Andrew Neil admits Brexit died this week as Hunt snuffs out benefits

Autumn Statement: Key announcements from Jeremy Hunt

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Andrew Neil believes this was the week any Brexit benefits were killed-off by Rishi Sunak and Jeremy Hunt’s Autumn Statement. The veteran commentator and presenter has written in the Mail Online that every typical Tory economic medicine had been “sacrificed at the altar” of Thursday’s financial announcement. Mr Neil said the “fiscal hairshirt” of a budget strategy ditched most Conservative ideals, such as lower taxes and smaller government, but the “biggest casualty” has been Brexit.  He writes: “The Government was supposed to create a post-Brexit low-tax, low-regulation, free-wheeling economic environment which would unleash homegrown entrepreneurs and turn Britain into a beacon for foreign investment, with enterprising business folk flooding to our shores. After Thursday, that is not going to happen.”

Financial policies singled out from the Autumn Statement by Mr Neil include the 45p rate of income tax being lowered from £150,000 to £125,000 and the Corporation tax rise (on company profits) from 19 per cent to 25 per cent.

He points out: “The average in Asia and the EU is 20 per cent. In the OECD, a club of rich nations, it’s 23 per cent. I don’t remember being told to vote for Brexit in order to get a higher rate of corporation tax than Europe.”

The Andrew Neil Show presenter said he believes the current course of British economics is turning the nation into “a bog-standard European social democracy” and instead of becoming “Singapore-on-Thames we’re becoming Britain-on-the-Rhine”.

Mr Neil concludes he has never said how he voted on Brexit but that “he understands how frustrated Brexiteers must feel” about the Autumn Statement and that those who backed Brexit have been “betrayed by the very Tory politicians who told them to vote Brexit in the first place”.

Jeremy Hunt, who had a call with International Monetary Fund (IMF) managing director Kristalina Georgieva on Friday, said that she described the UK’s economic plans as “balanced and fair”.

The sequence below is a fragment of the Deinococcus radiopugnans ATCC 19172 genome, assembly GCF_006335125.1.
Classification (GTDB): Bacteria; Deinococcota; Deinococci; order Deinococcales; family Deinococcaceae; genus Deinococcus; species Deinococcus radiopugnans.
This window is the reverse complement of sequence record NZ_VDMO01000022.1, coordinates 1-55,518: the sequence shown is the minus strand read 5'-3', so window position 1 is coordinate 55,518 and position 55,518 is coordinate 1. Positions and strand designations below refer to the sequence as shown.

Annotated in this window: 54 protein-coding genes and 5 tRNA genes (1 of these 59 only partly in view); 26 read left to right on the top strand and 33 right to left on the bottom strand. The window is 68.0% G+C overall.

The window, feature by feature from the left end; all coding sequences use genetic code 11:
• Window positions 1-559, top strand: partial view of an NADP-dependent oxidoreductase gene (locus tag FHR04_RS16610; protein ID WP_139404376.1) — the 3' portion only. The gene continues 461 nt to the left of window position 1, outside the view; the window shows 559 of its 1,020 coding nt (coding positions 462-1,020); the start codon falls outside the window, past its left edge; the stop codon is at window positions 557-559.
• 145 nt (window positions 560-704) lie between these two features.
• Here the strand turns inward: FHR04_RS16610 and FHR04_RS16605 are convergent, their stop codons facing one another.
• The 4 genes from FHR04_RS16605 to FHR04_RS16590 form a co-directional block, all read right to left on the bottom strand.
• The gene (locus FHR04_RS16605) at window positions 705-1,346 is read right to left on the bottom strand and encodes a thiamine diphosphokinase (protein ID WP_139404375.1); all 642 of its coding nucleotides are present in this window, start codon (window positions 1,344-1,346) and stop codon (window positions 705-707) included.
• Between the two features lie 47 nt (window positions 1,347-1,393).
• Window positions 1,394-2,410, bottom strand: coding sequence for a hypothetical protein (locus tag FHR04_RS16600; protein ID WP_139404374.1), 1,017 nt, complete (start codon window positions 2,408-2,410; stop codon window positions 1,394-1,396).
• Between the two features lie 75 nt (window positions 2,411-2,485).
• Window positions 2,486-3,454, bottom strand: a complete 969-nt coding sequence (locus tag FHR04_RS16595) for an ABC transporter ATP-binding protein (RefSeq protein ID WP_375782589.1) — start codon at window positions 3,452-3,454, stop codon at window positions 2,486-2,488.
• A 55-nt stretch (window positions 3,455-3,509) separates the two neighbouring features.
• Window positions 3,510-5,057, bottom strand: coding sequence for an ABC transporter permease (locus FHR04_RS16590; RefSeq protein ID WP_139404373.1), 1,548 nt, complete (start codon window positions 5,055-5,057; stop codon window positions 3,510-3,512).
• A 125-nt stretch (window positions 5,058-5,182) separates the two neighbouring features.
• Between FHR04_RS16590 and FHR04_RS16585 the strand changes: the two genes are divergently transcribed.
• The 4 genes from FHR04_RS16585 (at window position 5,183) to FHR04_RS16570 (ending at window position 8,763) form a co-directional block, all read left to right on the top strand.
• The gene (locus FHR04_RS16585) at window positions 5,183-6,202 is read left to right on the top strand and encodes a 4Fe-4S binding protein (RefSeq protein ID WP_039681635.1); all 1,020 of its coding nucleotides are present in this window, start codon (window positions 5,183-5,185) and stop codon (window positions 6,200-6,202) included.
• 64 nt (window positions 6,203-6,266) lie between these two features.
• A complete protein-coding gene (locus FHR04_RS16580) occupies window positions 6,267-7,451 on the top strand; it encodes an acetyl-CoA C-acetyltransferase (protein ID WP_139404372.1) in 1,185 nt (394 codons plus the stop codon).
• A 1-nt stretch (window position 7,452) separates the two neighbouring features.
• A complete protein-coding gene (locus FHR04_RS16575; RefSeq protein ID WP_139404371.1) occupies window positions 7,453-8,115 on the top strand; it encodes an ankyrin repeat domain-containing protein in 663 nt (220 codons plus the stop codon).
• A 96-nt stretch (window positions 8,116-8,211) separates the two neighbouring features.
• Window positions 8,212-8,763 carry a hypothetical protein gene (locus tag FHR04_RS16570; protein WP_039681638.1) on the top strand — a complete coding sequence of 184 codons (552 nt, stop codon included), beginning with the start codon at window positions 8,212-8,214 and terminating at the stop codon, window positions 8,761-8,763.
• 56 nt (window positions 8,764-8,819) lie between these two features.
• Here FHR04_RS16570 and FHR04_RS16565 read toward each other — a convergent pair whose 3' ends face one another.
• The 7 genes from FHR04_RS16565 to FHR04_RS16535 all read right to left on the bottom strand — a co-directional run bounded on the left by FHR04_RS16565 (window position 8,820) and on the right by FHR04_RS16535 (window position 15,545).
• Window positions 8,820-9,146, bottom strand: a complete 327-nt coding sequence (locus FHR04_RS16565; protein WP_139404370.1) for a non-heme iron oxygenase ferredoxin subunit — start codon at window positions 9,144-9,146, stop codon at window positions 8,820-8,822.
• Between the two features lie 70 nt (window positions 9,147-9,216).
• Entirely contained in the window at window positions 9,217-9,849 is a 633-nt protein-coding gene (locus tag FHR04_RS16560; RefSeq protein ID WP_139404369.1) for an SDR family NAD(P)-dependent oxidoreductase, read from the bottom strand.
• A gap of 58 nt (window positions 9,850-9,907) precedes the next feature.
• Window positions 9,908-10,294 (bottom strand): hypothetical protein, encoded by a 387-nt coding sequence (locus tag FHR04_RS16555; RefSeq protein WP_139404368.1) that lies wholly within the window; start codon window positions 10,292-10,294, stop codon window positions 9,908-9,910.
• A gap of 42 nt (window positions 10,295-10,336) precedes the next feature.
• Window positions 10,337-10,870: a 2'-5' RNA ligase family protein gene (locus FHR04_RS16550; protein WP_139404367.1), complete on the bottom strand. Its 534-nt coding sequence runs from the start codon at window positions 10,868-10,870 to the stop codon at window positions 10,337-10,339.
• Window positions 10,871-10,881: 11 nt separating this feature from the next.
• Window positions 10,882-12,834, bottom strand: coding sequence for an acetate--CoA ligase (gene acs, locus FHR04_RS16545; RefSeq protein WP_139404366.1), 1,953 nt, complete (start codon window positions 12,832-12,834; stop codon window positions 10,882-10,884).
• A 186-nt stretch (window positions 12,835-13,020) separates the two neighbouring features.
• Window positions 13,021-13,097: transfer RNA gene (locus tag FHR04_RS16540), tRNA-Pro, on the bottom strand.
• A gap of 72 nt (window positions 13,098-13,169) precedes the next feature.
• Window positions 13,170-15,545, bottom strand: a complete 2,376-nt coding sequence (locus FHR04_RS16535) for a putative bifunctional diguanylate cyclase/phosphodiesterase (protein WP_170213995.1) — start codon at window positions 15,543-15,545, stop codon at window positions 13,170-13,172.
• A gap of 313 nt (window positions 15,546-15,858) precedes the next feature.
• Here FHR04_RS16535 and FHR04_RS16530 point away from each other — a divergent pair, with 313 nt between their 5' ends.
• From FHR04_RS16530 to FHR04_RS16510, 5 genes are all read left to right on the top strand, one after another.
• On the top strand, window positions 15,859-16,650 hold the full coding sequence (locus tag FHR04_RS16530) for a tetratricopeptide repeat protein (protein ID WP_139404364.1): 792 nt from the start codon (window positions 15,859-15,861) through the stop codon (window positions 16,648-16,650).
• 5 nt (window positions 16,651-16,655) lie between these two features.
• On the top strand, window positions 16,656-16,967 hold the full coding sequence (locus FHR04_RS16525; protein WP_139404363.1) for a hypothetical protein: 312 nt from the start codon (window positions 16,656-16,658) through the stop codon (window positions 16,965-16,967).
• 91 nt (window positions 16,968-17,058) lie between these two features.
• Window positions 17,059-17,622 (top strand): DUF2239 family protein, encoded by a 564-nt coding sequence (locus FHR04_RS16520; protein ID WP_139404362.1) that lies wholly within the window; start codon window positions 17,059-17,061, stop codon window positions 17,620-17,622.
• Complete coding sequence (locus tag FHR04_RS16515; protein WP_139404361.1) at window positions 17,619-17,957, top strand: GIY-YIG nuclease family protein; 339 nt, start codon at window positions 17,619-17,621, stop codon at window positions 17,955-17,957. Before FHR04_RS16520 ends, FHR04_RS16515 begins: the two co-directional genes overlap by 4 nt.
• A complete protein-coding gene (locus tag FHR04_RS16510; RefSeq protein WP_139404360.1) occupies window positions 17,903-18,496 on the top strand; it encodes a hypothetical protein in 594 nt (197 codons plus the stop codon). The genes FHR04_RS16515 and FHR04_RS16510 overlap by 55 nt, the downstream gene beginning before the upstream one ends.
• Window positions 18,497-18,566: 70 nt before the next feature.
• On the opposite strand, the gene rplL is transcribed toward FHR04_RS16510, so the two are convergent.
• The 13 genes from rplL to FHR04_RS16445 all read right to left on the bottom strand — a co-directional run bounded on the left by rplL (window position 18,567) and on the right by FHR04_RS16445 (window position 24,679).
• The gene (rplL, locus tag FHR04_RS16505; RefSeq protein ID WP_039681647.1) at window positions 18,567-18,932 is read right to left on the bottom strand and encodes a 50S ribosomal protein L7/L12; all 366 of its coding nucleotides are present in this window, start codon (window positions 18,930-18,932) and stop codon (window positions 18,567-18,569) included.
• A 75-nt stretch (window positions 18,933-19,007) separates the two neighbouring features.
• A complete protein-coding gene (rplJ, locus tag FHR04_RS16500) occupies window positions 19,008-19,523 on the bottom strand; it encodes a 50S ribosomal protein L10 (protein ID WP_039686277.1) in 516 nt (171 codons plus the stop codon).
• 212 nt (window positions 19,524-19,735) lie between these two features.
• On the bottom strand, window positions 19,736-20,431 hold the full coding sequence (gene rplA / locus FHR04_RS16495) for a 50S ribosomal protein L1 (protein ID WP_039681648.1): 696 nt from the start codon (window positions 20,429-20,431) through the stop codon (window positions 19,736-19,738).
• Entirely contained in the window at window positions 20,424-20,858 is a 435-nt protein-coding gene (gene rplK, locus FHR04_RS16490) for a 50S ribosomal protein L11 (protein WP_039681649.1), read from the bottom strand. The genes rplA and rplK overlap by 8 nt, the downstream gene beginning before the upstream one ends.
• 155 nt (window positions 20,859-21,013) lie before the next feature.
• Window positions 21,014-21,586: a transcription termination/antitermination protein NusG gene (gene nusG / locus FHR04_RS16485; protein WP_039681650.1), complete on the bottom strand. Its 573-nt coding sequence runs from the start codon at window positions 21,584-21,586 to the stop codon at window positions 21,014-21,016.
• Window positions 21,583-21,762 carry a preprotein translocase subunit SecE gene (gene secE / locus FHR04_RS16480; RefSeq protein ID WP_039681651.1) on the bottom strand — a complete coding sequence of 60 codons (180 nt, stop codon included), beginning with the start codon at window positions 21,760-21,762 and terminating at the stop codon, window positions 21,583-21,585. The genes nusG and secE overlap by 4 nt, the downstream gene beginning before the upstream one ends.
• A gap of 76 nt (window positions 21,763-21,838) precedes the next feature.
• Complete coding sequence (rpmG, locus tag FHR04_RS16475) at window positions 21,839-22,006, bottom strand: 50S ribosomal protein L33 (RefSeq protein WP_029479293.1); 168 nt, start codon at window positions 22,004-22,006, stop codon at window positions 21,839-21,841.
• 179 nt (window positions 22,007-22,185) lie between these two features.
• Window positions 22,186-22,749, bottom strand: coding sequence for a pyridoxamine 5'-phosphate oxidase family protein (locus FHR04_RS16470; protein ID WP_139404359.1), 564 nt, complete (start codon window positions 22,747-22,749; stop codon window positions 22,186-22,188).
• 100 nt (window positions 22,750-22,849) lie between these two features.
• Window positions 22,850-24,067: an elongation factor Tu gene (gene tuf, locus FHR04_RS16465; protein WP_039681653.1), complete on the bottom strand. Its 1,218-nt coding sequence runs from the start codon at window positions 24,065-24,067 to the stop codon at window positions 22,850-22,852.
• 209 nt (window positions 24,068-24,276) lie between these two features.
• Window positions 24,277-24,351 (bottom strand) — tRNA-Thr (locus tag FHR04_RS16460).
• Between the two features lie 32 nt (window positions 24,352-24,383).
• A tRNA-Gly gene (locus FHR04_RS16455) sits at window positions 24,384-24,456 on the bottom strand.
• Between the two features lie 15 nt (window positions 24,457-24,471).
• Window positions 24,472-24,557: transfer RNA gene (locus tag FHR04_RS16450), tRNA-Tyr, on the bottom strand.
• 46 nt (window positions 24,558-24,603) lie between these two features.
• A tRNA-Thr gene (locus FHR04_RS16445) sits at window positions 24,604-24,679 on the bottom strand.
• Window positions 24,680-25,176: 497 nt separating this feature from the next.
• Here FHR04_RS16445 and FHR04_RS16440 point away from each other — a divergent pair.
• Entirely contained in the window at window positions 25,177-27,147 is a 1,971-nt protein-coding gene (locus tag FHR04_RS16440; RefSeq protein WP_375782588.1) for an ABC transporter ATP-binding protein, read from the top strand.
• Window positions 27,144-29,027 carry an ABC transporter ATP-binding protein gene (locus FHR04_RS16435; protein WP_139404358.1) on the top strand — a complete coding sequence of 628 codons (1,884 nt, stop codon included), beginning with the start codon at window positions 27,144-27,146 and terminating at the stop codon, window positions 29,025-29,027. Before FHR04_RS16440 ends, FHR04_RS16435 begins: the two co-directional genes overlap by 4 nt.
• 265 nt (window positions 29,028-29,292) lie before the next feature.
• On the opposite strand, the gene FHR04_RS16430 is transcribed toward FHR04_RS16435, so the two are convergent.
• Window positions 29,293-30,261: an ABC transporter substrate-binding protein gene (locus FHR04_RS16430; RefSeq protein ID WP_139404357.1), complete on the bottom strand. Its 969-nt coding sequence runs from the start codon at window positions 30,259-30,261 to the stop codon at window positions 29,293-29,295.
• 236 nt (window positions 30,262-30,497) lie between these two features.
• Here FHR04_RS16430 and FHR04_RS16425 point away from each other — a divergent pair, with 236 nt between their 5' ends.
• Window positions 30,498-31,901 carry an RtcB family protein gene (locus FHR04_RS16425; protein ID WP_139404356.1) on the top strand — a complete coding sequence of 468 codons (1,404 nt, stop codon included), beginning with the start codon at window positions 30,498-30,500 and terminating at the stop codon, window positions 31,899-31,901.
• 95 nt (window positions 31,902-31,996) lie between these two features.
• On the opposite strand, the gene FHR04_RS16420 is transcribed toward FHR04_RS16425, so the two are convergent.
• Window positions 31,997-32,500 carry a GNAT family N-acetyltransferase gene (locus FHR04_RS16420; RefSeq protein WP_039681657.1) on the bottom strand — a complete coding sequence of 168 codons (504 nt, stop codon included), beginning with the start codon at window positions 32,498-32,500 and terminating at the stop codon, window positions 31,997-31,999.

“The managing director of the IMF Kristalina Georgieva says today our plan to tackle rising prices is balanced and fair,” the Chancellor tweeted.

On Friday economists warned the Chancellor’s record-high taxes were “here to stay”. The Institute for Fiscal Studies (IFS) said the biggest drop in living standards will “hit everyone” but that “Middle England is set for a shock” as taxes are hiked as wages fall.

The economic think tank’s director Paul Johnson said: “The truth is we just got a lot poorer.” He listed the self-inflicted wounds to growth as including Brexit, austerity-era cuts to education spending and Liz Truss’s disastrous mini-budget, which he described as a “large own goal”, as well as the general political chaos of recent months.

Jacob Rees-Mogg is among the senior Conservatives to have criticised the £25 billion of tax rises unveiled by Mr Hunt in his autumn statement on Thursday as he acknowledged that the UK was already in recession.

Mr Rees-Mogg, the former business secretary, told Channel 4 News: “I think we need to look at the efficiency of government to make sure money is well spent before reaching for the easy option of putting up taxes.

“What we actually need to be doing is having a strategy for growth and looking to lower taxes.”


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Meanwhile the results from an  poll show voters don’t believe the Government is moving fast enough to make the most of Brexit.  Conservative MP Marco Longhi warned Rishi Sunak the “clock is ticking” for him to take action to make the most of it.

He warned the Government has not “delivered on the benefits of Brexit”, and urged him to make a “bonfire of EU laws”.The poll, conducted by Techne UK for, showed that 52 percent of people don’t think Mr Sunak’s Government is moving fast enough to implement the benefits of Brexit.

Among Remain voters, the proportion of those who believe the Government is not moving quickly enough was much higher, with 61 percent thinking they should go faster to reap the benefits.

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